New York Has a Historic Opportunity to Prohibit Political Spending by Foreign-Influenced U.S. Corporations
New York State is on the verge of taking a big step toward protecting democracy and returning power to people. A bold bill sponsored by Assemblywoman Walker is pending in the state Assembly that would prohibit foreign-influenced U.S. corporations from spending money to sway New York’s elections. A counterpart bill sponsored by Deputy Majority Leader Michael Gianaris (Queens) just passed the state Senate with bipartisan support. If this legislation becomes law, it will protect elections against foreign influence and reduce the huge power of big-spending foreign-influenced companies.
The Empire State has a proud history of welcoming immigrants, visitors, and investors from around the world. Yet foreign entities are not permitted to influence state elections. That’s because foreign entities often have political or policy objectives at odds with New Yorkers’ priorities. People want confidence that their lawmakers are accountable to them. It’s about self-government.
This foundational principle of self-governance was reaffirmed in a 2012 federal court decision, written by then-Judge (now U.S. Supreme Court Justice) Brett Kavanaugh. The court explained that foreign entities “do not have a constitutional right to participate in, and thus may be excluded from, activities of democratic self-government,” including in election campaigns.
Unfortunately, another federal court decision allowed a backdoor for foreign interests to pervade American elections. In its disastrous 2010 ruling in Citizens United, the U.S. Supreme Court gave corporations the right to unlimited political spending on the assumption that corporations are “associations of citizens.” Since then, independent groups unrelated to political parties have poured more than $7 billion into federal elections. This includes secret “dark money” from multinational corporations, which is often routed through opaque organizations like the U.S. Chamber of Commerce or the NRA.
New York State certainly is not immune to foreign-influenced corporations trying to sway its elections. For example, in 2016, Airbnb reportedly spent $11 million on a super PAC to influence New York’s legislative races, despite the fact that Airbnb was appreciably owned by a Moscow-based investor with alleged Kremlin ties.
This year, in the New York City mayoral election, a mega-donor to a big-spending super PAC is Madison Square Garden Sports Corp. Some might think that nothing could be more New York than Madison Square Garden, but the company is substantially owned by investors based in the Cayman Islands, the U.K., Japan, and Norway.
And while many New Yorkers drive for or use car services like Uber or Lyft, those companies’ executives are primarily accountable to their investors. In 2020, foreign-influenced Uber (owned in part by the government of Saudi Arabia) and Lyft (owned in part by a Chinese conglomerate) spent a staggering $200 million with other multinationals to overturn a pro-worker California law, a fight that may soon come to New York.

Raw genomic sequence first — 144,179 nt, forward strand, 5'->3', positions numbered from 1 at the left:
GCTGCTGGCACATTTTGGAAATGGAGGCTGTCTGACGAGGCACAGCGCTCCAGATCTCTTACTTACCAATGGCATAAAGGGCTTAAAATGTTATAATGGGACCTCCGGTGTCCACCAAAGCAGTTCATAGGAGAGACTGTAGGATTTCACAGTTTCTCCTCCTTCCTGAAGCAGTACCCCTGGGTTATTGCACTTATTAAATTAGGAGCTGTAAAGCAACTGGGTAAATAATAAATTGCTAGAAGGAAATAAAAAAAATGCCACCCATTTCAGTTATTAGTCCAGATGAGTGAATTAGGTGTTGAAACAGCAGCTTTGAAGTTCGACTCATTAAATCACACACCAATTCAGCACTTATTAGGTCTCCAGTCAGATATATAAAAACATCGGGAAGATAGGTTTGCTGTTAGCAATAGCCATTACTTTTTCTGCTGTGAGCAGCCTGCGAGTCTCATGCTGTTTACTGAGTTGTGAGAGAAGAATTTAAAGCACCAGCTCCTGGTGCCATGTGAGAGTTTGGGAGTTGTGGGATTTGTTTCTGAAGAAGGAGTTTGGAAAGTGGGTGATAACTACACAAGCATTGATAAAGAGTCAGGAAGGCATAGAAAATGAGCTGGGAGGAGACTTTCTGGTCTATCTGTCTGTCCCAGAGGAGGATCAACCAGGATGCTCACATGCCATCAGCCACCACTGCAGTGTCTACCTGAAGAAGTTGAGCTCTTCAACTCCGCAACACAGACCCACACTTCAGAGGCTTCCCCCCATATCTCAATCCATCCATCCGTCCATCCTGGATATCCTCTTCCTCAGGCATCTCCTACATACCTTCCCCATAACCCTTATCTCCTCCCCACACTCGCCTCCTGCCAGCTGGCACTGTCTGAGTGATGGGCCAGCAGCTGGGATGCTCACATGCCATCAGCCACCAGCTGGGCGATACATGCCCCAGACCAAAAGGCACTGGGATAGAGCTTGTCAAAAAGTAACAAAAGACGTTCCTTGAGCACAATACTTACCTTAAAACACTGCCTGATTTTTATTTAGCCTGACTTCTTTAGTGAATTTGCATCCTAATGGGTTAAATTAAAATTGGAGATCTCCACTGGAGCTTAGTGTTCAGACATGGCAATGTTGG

Tightening the law does not mean that foreign investment in our economy is bad. In fact, approximately 40% of all U.S. stock is now owned by foreigners. But problems arise when corporate CEOs are legally obligated to look out for their foreign shareholders and are inclined to spend corporate money in ways that don’t hurt foreign shareholders. As the former CEO of ExxonMobil lamentably remarked, “I’m not a U.S. company and I don’t make decisions based on what’s good for the U.S.”
Since that’s the case, it’s time for state law to explicitly prevent multinational corporations from providing paths for foreign entities to achieve, either directly or indirectly, what they are barred from doing as governments or individuals: spending money in elections.
The good news is that the legislation being advanced by Assemblywoman Walker and Senator Gianaris proposes a cutting-edge solution: using bright-line foreign ownership thresholds to prevent this type of election spending. Under this legislation, if a single foreign entity (government, company, or person) owns more than 1 percent of a U.S. corporation, that corporation would be prohibited from spending money in New York’s elections. One percent might seem low, but investors who own at least 1 percent of a major corporation are usually among the most powerful shareholders, with at least tens of millions of dollars of stock and the ability to get the CEO on the phone. The law would also apply if a group of foreign entities owns at least 5 percent of a U.S. corporation.
There’s similar momentum on the federal level, where Sen. Elizabeth Warren (D-MA)and Reps. Jamie Raskin (D-MD) and Pramila Jayapal (D-WA) are fighting for this popular policy. In 2020, Seattle, Washington, became the second city in the nation to pass this policy into law, after St. Petersburg, Florida.
New Yorkers — especially those in marginalized communities — know that their preferred candidates or policies cannot be accurately reflected when elections are heavily influenced by runaway corporate spending and foreign investors to whom CEOs owe a fiduciary duty.
To protect the integrity of New York’s self-government and to promote economic patriotism, it is time to pass a state law banning political spending by foreign-influenced U.S. corporations.